Rabbi Joel Zaiman of Chizuk Amuno Congregation in Baltimore is a master teacher. He asked the seminarians at St. Mary's Seminary & University, "What makes you a Catholic?" And then he dismissed every abstract theological answer, looking for a lex orandi, lex credendi response. Literally, that means that the "rule in praying is the rule in believing," or, "what you pray, you believe." The practices of a Catholic are what create one's Catholic identity. Rabbi Zaiman extracted that response as a way of beginning his two-hour session and observed that Jews and Catholics both emphasize religious practice.
The class Rabbi Zaiman was teaching was "Pastoral Ministry in an Ecumenical and Interfaith Context." Its goal was to equip future priests to be informed teachers of their tradition in relation to others and within the guidelines provided by the Catholic Church. The required course was itself mandated by the Program of Priestly Formation, adopted by the United States Conference of Catholic Bishops and approved by the Vatican.
Results for students were noteworthy. Exposed to readings, clergy, and field visits within the major Protestant traditions, Eastern Orthodoxy, Judaism and Islam, St. Mary's native and foreign-born students -- many of them with parochial backgrounds -- grew in curiosity and engaged in genuine and respectful dialogue. They developed a new appreciation for the riches of other traditions while at the same time learning more about their own.
Within the governance structure of St. Mary's, the president-rector and the dean worked with the faculty to position the course and designated a team of faculty members to design it. The board of trustees had little directly to do with this development, except that St. Mary's reputation as a leader in ecumenical and interfaith relations was a great incentive to board membership. St. Mary's 35-year-old Ecumenical Institute of Theology offers an evening graduate master's degree program. Its board chair, Cardinal William Keeler, the Archbishop of Baltimore, is an international leader in ecumenical and interfaith relations.
Like every theological school, St. Mary's response to the challenge of increasing religious diversity in North American religion is shaped by its own identity, history and tradition. There can be no single response appropriate for every school, nor is In Trust about to tell the members of governing boards, administrations, and faculties how best to accomplish theological education amidst religious diversity.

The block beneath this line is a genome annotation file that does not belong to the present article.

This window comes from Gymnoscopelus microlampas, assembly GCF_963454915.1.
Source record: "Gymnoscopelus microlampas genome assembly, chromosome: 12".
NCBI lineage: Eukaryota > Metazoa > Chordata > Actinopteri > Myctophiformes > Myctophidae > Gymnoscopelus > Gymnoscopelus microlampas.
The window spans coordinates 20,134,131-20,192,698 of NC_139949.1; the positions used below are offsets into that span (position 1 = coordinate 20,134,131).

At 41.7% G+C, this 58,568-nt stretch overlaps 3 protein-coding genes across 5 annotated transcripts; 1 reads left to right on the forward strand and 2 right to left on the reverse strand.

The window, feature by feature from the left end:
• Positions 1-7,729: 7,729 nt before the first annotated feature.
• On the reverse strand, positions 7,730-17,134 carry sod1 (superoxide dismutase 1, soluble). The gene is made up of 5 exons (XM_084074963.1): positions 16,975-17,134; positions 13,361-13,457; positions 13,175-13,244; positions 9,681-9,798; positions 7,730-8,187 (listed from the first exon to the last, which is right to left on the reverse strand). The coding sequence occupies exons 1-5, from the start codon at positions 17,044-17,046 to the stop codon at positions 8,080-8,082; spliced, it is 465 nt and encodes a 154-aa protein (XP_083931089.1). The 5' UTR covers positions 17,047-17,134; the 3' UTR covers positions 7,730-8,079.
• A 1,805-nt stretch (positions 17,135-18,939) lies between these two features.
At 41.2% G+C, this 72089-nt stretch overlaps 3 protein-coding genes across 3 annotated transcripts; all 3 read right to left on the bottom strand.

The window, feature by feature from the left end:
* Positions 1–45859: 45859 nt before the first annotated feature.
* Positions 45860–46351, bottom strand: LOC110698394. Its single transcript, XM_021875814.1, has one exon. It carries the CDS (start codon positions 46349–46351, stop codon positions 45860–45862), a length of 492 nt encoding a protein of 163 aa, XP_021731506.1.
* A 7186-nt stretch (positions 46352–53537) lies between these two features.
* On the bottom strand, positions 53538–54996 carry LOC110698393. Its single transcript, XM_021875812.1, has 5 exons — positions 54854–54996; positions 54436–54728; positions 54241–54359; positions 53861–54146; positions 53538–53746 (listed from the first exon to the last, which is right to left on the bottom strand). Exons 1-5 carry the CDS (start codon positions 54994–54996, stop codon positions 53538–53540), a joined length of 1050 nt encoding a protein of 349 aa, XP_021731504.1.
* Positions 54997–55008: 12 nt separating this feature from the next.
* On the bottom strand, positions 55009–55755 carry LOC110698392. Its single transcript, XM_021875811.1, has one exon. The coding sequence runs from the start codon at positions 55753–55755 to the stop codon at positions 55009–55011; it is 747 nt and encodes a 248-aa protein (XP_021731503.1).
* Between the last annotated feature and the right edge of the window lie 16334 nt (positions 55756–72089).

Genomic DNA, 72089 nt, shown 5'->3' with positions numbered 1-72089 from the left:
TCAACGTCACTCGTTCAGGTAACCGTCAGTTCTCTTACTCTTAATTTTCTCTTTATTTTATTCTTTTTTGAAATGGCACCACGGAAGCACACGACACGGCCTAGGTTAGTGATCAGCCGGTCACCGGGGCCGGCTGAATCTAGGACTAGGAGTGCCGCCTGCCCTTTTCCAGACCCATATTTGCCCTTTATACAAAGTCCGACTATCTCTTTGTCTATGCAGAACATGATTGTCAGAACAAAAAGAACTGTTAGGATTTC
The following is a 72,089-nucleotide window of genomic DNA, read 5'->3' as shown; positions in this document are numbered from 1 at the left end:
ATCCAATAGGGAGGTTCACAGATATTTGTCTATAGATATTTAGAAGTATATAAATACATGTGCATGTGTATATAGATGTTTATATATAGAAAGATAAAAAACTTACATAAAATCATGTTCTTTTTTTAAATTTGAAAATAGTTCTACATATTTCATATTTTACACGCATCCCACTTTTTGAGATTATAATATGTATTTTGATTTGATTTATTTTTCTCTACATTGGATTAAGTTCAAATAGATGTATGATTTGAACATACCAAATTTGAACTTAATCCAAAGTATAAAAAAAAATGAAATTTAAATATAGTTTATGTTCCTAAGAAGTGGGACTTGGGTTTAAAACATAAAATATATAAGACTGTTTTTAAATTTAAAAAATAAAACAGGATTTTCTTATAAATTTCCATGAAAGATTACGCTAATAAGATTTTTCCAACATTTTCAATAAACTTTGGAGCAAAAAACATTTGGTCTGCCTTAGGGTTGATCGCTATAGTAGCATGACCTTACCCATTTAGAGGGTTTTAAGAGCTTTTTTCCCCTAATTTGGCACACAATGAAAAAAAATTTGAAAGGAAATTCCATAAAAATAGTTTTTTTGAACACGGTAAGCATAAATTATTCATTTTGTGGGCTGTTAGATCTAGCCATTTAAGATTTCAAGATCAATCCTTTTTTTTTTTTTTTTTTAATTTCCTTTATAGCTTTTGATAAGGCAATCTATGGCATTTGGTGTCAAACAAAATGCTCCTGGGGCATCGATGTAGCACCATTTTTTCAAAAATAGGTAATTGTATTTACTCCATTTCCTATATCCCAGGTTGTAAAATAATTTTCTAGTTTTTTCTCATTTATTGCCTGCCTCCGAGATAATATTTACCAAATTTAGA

Yet we are here to remind governing boards that a school's vocation to equip people for ministry today invariably requires preparation for leadership in interdenominational, nondenominational, and interfaith settings. (What wedding or funeral has not become such a setting?) The policies that express those commitments are matters of good governance.
Students must know their own traditions in order to engage in authentic interdenominational and interfaith dialogue and to cope in this world. Respect comes from recognizing commonalities and differences -- not papering over differences as if they don't matter or, worse yet, are an embarrassment. Who God is and what Truth is are the bases for a theological education. No theological school graduate, whether in teaching, ministry, or social service, and no congregation member is isolated from diversity.
Do you know your school's values with respect to diversity, and how they are taught and expressed? With this Autumn issue of In Trust, we hope to provide you with an overview of how some schools are meeting the challenge of religious diversity. And we encourage your own reflection about the level of responsibility your school has shouldered to make theological education excellent preparation for ministry in a multidimensional world.
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